90 CRX SI Brakes

allmotord16rex

Senior Member
OK, I put a new alternator on my ZC the other day. To get it out I removed the master cylinder. I removed the brake lines from the master cylinder so I bled the brakes. After I got it back running I noticed a hissing sound from the engine bay. It was where the master cylinder bolts up to the brake booster. It wasnt bolted up tight enough. Well i fixed it and it stopped hissing. When the car is off and i pat the breaks the pedal gradually gets harder to push. This leads me to believe there is not any air in the lines. Whenever the car is running the pedal is really soft. The brakes seem powerful, but the pedal will slowlly travel to the floor. What is the deal? Why does it go all the way to the floor? Any suggestions are appreciated.
 

GSRCRXsi

Super Moderator
Moderator
VIP
when your car is off it feels hard because there is no vaccuum to the booster. if you press it over and over it should get hard as a rock. sounds to me like you still have some air in the lines, or maybe a leak in the MC.
 

phunky.buddha

Admin with a big stick
Admin
VIP
When you disconnect the master cylinder, you need to rebleed the master cylinder before you put it back into your car. Just bleeding the lines isn't enough.
 

phunky.buddha

Admin with a big stick
Admin
VIP
Probably- I've never done one, so I've never bothered to check. Always bleed every component on each side of a hydraulic junction when you disconnect it though.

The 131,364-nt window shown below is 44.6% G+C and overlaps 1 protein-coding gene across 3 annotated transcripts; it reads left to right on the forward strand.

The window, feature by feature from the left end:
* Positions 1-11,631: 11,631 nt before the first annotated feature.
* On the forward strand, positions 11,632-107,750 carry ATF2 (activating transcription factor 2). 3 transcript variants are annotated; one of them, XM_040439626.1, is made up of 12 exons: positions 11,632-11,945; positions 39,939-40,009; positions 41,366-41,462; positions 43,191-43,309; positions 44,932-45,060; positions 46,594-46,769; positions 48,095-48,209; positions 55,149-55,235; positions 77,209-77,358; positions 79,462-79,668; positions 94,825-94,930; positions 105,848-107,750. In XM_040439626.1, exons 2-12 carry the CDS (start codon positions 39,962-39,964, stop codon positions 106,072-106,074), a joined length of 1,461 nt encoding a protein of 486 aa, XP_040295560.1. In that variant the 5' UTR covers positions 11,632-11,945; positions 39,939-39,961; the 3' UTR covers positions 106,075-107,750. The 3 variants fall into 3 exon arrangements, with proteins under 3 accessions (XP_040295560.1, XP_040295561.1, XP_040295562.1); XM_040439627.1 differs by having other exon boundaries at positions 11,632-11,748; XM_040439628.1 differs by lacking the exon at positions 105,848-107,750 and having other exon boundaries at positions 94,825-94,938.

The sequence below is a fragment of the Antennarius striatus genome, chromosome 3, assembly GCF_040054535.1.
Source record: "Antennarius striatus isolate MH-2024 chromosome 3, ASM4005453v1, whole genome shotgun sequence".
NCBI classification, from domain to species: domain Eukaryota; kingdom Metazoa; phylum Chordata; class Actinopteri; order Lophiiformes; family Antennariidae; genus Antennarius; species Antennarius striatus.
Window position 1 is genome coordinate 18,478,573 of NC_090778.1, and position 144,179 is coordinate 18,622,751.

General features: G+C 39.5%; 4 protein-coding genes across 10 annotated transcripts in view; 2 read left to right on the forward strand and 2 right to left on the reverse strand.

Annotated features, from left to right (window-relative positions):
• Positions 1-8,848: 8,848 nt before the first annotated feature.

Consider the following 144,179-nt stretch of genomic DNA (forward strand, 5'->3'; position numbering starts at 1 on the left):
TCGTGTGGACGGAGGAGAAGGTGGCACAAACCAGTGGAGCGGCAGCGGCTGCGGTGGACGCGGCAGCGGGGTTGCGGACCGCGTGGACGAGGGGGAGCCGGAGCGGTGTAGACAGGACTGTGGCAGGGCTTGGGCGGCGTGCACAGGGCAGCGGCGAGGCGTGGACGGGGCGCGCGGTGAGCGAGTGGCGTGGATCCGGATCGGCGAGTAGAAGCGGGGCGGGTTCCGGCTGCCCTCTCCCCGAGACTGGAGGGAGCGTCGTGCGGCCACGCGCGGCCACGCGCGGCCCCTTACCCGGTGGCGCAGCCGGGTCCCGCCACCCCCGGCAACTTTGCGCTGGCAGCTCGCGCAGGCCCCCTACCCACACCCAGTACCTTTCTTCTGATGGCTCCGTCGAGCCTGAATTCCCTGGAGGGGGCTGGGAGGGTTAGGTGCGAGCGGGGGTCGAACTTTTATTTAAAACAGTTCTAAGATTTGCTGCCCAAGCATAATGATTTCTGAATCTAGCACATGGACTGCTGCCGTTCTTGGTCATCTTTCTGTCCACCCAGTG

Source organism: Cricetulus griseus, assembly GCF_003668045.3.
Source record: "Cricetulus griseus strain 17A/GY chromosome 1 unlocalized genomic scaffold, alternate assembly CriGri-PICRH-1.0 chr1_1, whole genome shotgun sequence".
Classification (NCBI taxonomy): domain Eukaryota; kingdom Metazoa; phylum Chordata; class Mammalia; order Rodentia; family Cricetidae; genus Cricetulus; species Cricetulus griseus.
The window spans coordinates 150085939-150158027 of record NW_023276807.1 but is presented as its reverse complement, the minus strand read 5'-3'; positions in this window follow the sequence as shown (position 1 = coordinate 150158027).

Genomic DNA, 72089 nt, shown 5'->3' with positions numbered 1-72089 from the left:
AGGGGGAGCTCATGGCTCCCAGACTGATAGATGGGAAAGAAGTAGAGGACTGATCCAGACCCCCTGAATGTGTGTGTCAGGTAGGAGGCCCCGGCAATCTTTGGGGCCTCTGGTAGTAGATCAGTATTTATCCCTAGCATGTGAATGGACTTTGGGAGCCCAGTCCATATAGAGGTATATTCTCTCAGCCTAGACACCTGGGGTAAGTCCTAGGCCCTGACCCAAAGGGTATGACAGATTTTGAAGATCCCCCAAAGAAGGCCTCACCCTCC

allmotord16rex

Senior Member
Thanks Calesta. I just didnt think it was necessary to bleed the master cylinder too. Thanks for the advice I will try that. After I bleed the master cylinder should I also rebleed the entire system.? Also, I thought if there was air in the lines the pedal wouldnt get tight after patting it when the car is off. Thanks for the help.
 

phunky.buddha

Admin with a big stick
Admin
VIP
If you hooked it all back up without any fluid loss, you probably wouldn't have to bleed the master- but it's always a good idea- especially since you removed it from the car. If there is air in the lines, you could still eventually build pressure from repeated compression by pumping the brake pedal- but not always. It depends how much air you have in there, and where it's stuck at.

After you bleed your master cylinder and hook it back up, rebleed all the lines too. That way you'll know for sure that your brake lines are completely purged of air.
 
Top